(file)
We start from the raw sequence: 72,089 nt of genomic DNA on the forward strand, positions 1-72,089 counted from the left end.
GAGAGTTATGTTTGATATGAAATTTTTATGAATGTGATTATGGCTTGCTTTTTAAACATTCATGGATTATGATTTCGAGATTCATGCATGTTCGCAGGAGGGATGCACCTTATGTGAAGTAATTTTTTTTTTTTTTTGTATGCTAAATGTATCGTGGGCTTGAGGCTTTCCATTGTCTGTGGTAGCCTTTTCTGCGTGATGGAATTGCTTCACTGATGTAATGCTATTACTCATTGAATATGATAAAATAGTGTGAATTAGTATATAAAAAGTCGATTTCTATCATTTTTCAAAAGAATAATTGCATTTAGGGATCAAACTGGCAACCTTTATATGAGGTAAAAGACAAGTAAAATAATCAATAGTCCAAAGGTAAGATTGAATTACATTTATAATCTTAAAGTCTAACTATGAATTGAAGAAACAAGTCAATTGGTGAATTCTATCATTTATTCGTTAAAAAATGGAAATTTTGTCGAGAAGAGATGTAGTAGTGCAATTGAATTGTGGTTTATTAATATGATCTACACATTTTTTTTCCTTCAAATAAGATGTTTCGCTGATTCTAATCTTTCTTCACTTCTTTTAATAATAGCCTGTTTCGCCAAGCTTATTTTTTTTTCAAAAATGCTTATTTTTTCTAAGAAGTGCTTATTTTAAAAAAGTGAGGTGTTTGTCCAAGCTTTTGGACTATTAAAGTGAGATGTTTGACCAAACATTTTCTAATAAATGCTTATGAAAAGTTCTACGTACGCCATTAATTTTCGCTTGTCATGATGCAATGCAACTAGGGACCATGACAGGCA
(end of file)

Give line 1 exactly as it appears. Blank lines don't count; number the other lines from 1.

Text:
We start from the raw sequence: 72,089 nt of genomic DNA on the forward strand, positions 1-72,089 counted from the left end.